"The past two years have been nothing short of a revolution," says John Dimos, a senior scientist at iZumi Bio. "These cells didn't really exist two years ago. This is all brand-new technology, and it's opening up the potential for brand-new science." The company John is with, Izumi Bio, plans to take advantage of that potential by developing a bank of iPS cells from patients with various diseases and using the cells to screen candidates for drug development.
As a postdoc at Harvard, John Dimos built a cellular model of ALS (amyotrophic lateral sclerosis - Lou Gherig's Disease), making it possible to study a neurodegenerative disease outside an animal for the first time. He and his colleagues collected skin cells from an 82-year-old woman with ALS, reprogrammed them into iPS cells, and directed the cells to differentiate into motor neurons that were genetically identical to the donor's defective cells. "It was the first paper to show that you can use a stem cell to see disease pathology in a petri dish," says Douglas Melton, codirector of the Harvard Stem Cell Institute. "That means you can now study diseases in petri dishes and not in people. That's huge."
Several of our Sector Companies are attempting to take advantage of the growing market for supplying stem cells for use in research. So far none of them are using Induced Pluripotent Stem Cells (iPS). MIT's Technology Review cites three companies (Fate Therapeutics, James Thompson's company in Wisconsin: Cellular Dynamics, and GlaxoSmithKline) besides Izumi Bio concentrating in finding potential commercial applications for iPS cell technology. Of these, only Glaxo is publicly traded.
As a physician and venture capitalist closely following stem-cell research, Beth Seidenberg saw the potential for iPS cells almost immediately. Seidenberg, a partner at Kleiner Perkins Caufield and Byers, teamed up with another venture capital firm, Highland Capital Partners, to found iZumi in 2007, funding the company with $20 million. After 20 years in pharmaceutical research, Seidenberg has had a lot of time to think about what the industry is doing right and where it's going wrong. She says, "I became really intrigued by the idea of starting with a patient who had a disease and working backwards, which is exactly the opposite of how we pursue new therapies for treatment of disease today."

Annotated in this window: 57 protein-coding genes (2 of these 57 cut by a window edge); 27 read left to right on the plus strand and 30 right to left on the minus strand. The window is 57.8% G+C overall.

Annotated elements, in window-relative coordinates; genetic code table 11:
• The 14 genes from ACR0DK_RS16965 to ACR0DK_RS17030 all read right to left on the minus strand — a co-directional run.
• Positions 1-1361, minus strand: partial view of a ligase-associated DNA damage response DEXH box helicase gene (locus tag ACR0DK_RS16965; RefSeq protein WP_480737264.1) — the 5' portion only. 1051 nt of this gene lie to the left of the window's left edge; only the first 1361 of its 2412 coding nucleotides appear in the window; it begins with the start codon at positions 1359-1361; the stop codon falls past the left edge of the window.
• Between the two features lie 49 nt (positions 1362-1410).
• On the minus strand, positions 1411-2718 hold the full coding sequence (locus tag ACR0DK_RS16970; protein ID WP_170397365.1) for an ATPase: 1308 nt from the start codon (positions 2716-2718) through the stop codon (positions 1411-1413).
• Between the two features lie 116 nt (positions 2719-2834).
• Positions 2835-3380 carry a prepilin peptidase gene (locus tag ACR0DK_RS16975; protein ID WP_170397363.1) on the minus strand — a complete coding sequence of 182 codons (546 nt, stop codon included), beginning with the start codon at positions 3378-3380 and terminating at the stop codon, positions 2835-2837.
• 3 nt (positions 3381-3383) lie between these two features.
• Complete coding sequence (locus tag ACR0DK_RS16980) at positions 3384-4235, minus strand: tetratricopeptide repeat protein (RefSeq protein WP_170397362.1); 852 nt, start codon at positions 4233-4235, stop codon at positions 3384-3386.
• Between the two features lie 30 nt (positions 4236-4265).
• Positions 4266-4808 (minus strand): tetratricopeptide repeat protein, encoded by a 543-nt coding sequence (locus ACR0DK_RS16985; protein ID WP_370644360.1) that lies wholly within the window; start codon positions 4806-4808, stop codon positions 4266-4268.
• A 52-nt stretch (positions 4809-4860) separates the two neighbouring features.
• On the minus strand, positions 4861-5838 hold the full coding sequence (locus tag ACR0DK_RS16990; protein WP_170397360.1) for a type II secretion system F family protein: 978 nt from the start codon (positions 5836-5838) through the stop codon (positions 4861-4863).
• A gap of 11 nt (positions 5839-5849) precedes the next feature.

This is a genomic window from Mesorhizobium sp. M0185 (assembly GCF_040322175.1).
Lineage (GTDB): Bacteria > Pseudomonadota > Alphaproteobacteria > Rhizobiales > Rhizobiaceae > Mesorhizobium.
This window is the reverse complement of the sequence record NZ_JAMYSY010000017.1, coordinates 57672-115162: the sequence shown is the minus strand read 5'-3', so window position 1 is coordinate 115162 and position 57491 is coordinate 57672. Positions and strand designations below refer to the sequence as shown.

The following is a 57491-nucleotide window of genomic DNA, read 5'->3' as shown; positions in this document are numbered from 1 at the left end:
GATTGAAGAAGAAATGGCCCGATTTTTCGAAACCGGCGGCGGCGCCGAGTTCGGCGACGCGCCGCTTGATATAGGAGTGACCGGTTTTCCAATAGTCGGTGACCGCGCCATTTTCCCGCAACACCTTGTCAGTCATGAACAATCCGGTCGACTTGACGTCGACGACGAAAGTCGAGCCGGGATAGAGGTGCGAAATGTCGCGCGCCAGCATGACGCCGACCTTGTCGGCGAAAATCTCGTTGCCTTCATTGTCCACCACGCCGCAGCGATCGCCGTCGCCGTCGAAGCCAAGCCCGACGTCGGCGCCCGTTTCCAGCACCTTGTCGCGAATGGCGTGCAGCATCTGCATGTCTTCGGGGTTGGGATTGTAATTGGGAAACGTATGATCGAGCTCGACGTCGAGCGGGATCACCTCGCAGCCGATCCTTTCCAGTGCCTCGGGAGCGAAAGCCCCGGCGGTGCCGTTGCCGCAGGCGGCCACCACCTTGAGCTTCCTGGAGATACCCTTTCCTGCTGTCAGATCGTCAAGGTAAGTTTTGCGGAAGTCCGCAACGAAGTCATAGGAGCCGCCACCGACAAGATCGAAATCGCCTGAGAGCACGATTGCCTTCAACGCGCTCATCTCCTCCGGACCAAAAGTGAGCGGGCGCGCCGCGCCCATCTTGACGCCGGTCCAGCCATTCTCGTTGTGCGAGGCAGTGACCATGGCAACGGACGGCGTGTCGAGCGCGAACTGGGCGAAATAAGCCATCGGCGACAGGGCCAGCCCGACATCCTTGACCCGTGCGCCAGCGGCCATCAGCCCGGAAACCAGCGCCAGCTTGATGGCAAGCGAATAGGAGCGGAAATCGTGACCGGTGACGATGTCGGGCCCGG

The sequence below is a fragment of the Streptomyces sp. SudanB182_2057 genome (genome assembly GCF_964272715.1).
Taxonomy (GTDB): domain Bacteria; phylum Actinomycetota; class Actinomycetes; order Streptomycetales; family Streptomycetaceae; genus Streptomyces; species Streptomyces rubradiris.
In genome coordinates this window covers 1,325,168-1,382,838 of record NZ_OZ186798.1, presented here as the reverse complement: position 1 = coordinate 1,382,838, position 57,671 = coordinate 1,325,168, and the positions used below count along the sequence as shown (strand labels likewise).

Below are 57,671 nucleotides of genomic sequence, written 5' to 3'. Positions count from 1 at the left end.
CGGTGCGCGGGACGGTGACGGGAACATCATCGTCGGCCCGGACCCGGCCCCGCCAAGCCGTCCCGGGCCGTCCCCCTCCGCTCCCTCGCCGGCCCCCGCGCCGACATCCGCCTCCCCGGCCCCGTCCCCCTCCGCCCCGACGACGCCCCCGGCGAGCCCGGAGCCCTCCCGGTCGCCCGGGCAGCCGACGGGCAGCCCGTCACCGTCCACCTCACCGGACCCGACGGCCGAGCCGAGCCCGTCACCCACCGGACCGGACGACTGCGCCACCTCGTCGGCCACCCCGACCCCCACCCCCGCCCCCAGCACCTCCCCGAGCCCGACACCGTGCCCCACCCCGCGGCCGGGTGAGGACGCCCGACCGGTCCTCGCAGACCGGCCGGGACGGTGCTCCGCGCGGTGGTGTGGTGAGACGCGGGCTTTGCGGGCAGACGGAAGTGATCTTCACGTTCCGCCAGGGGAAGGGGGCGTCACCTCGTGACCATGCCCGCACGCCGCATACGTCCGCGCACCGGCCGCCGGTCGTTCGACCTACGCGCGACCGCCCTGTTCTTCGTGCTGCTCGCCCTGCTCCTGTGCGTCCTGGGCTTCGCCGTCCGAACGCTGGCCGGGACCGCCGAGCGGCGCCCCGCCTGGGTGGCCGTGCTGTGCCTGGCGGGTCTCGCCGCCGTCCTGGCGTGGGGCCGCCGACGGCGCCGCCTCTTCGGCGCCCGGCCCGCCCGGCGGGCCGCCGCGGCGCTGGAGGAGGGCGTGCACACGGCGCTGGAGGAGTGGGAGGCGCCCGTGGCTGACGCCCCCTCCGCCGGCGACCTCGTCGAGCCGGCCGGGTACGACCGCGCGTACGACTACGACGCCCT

To illustrate the role iPS cells could play in drug discovery, John Dimos points to amyotrophic lateral sclerosis (ALS), a neurodegenerative disease he has studied for years. About 2 percent of all cases have a known genetic cause--a mutation in a gene called SOD1. Nearly all the work in animal models has focused on this rare form of the disease, because researchers know how to use the gene to trigger it in mice. With the new technology, however, scientists can use a skin biopsy to generate pluripotent stem cells from any patient with ALS. The genetics and other possible factors underlying the disease are captured in the cells, even if no one knows explicitly what those factors are. The same holds true for Alzheimer's, diabetes, autism, heart disease, and myriad other conditions whose complex origins have proved difficult to identify.
Because they are derived from human patients with documented medical histories, iPS cells are accompanied by reams of previously inaccessible information. "You can see from their medical history the progression of the disease, how they responded to different drugs, exactly what symptoms they experienced, and when," says Dimos. Certain drugs may be more or less effective depending on a patient's genetic makeup; some people, for instance, respond well to the breast-cancer medication taxol, while others may have no response at all. If scientists knew that specific medications worked for certain people or, conversely, caused them to suffer severe side effects, they could use their cells to try to figure out why--and use that information to develop better therapies.
The information in this post is primarily from an article by Lauren Gravitz in MIT's Technology Review. It is well worth reading in its entirety.